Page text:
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Discussion Starter · #1 ·
Just wondering something
While running in some deep snow I needed to wheel speed of 4 low but speed of a higher gear
So I ran my manual tranny in 2 gear 4 low. Is that ok and how high of a gear could we run in 4 low before blowing it

thanks

Pastor Scott
 

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My thoughts:

Fifth gear is a 1:1 ratio, so less stress is applied to the tranny than 6th gear, which is overdrive.

This would matter if throttling really hard and fast, like when plowing through snow.

In my Rubicon with the 4:1 t-case ratio in low range, it's hard to get a lot of wheel spin in any gear, but when I do need to hammer hard on it I try to use 5th gear or lower with the trans.

Any more thoughts on hammering hard in 4-lo, sixth gear, second gear, or any gear for that matter?
 

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6th gear puts less stress on the transfer case than 5th. 250 ft-lbs of torque at 1:1 is 250 ft-lbs of torque into the transfer case. 250 @ .84 is 210 ft-lbs. 1st gear at 4.46 is 1115 ft-lbs.

I kind of wish the rubi had a 3 speed box. Hi-Lo-LoLo. 6-Low is like 1st an a half-Hi. Not much over lap to find a happy spot. I miss the doubler in my F150; HI on snow roads, Lo on trails and LoLo when stuff gets interesting.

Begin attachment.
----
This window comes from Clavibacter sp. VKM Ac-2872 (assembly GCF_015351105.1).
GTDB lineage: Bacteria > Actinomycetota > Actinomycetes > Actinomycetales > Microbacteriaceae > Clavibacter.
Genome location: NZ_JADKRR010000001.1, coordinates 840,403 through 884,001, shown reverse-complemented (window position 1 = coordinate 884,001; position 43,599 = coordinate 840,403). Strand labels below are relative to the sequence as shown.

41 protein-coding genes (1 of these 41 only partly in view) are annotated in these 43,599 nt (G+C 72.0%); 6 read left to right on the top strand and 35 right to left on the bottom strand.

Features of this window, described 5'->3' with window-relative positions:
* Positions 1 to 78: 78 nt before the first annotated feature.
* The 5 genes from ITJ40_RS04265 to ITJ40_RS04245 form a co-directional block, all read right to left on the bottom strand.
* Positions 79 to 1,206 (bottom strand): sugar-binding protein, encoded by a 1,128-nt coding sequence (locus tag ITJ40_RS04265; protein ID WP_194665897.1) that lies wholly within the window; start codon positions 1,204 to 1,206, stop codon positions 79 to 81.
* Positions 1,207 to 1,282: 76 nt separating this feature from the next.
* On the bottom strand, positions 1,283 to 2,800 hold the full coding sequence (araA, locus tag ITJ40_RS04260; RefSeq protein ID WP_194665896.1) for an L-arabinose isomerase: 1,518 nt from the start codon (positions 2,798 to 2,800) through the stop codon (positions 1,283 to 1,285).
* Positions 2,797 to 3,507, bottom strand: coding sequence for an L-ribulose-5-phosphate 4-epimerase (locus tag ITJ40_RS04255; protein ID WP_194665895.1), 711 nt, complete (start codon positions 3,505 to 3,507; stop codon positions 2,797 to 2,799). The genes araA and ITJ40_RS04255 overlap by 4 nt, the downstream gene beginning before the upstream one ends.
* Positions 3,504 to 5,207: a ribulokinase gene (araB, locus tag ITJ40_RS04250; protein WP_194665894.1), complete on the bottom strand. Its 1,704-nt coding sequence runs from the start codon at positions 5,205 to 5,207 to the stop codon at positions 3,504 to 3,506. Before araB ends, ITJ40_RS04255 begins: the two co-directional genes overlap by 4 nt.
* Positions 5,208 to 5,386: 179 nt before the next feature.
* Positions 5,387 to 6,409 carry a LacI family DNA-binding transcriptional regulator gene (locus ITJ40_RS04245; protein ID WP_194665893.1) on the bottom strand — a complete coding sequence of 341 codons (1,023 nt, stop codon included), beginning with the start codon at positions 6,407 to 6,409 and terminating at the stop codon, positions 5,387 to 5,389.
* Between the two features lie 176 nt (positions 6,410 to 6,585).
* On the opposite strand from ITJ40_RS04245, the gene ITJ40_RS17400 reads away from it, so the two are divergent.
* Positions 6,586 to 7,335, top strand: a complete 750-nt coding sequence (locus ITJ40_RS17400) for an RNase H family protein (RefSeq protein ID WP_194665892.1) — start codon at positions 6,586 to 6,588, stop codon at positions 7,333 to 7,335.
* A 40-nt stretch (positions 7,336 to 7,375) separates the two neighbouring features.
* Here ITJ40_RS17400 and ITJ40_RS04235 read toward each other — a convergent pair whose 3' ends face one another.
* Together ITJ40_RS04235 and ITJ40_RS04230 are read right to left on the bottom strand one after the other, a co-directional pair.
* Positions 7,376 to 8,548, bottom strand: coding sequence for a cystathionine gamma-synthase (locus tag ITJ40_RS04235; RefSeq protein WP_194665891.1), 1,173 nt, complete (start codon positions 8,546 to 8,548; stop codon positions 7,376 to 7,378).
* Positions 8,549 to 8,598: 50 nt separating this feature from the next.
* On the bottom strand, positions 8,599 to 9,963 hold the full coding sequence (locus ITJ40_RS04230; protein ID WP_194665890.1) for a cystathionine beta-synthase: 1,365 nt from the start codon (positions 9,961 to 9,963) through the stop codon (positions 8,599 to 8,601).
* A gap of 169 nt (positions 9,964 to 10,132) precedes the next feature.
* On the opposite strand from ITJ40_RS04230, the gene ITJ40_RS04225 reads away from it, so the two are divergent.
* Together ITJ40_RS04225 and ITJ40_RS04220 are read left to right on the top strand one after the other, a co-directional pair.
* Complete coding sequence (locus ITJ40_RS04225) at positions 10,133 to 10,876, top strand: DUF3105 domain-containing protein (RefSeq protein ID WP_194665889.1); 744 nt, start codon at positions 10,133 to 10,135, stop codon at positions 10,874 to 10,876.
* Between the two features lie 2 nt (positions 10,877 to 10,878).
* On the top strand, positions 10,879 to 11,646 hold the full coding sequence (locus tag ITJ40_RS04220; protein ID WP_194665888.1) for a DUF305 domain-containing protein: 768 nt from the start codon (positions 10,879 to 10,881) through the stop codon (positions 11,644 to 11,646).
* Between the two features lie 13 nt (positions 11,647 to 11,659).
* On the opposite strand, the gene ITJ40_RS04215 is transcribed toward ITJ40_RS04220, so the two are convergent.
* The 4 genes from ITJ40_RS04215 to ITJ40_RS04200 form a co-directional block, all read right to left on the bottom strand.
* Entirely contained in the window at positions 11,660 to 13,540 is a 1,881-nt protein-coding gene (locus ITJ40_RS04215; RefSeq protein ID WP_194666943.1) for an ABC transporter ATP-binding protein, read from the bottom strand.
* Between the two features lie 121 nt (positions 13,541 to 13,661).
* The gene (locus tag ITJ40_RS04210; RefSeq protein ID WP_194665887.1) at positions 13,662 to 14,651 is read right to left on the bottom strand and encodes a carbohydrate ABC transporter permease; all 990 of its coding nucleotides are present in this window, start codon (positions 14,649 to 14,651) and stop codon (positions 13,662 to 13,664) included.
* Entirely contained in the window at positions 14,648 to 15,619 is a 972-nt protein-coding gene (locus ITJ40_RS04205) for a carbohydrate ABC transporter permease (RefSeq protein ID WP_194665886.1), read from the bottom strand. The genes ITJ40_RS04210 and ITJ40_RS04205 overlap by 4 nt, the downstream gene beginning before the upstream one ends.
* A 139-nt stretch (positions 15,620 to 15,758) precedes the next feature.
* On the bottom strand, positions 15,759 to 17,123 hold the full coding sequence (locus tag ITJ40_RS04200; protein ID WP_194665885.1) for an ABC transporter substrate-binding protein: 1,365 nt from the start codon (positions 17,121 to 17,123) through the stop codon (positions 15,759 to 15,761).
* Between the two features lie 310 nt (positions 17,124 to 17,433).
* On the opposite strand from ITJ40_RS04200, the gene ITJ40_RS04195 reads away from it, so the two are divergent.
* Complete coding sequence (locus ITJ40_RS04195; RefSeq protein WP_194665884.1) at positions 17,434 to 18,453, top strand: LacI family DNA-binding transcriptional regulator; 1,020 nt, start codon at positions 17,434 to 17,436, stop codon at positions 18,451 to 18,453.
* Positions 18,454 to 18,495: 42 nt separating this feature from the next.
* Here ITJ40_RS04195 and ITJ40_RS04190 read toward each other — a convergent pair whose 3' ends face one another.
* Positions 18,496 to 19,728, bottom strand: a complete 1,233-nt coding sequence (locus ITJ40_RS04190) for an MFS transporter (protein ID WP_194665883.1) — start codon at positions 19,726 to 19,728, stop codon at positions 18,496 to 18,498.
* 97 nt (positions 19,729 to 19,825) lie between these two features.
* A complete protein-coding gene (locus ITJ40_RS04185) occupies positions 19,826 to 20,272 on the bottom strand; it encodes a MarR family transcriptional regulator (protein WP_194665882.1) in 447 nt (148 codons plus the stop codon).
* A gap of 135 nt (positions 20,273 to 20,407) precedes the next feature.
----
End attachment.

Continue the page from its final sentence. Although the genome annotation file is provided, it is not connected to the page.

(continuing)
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The Bad Guy
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IMO you are better off in 4H with ESP off in snow, sand, or mud. Much easier to get wheel speed in a lower gear while keeping RPM within reason. I had a issue with an unplowed street that was a hill. I was in 1st gear and moving, but barely. I was fighting to keep the RPM's below the redline while still keeping the Jeep moving forward.
 

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6th gear puts less stress on the transfer case than 5th. 250 ft-lbs of torque at 1:1 is 250 ft-lbs of torque into the transfer case. 250 @ .84 is 210 ft-lbs. 1st gear at 4.46 is 1115 ft-lbs.
Interesting point about the stress put on the t-case in the lower transmission gears. Your numbers really illustrate that.

With that said, I guess consideration need to be given to what component (the trans or t-case) is better suited to take the load.

My understanding is the manual transmission's torque rating is barely sufficient for it's application behind the Pentastar 3.6. The automatic actually has a higher torque rating.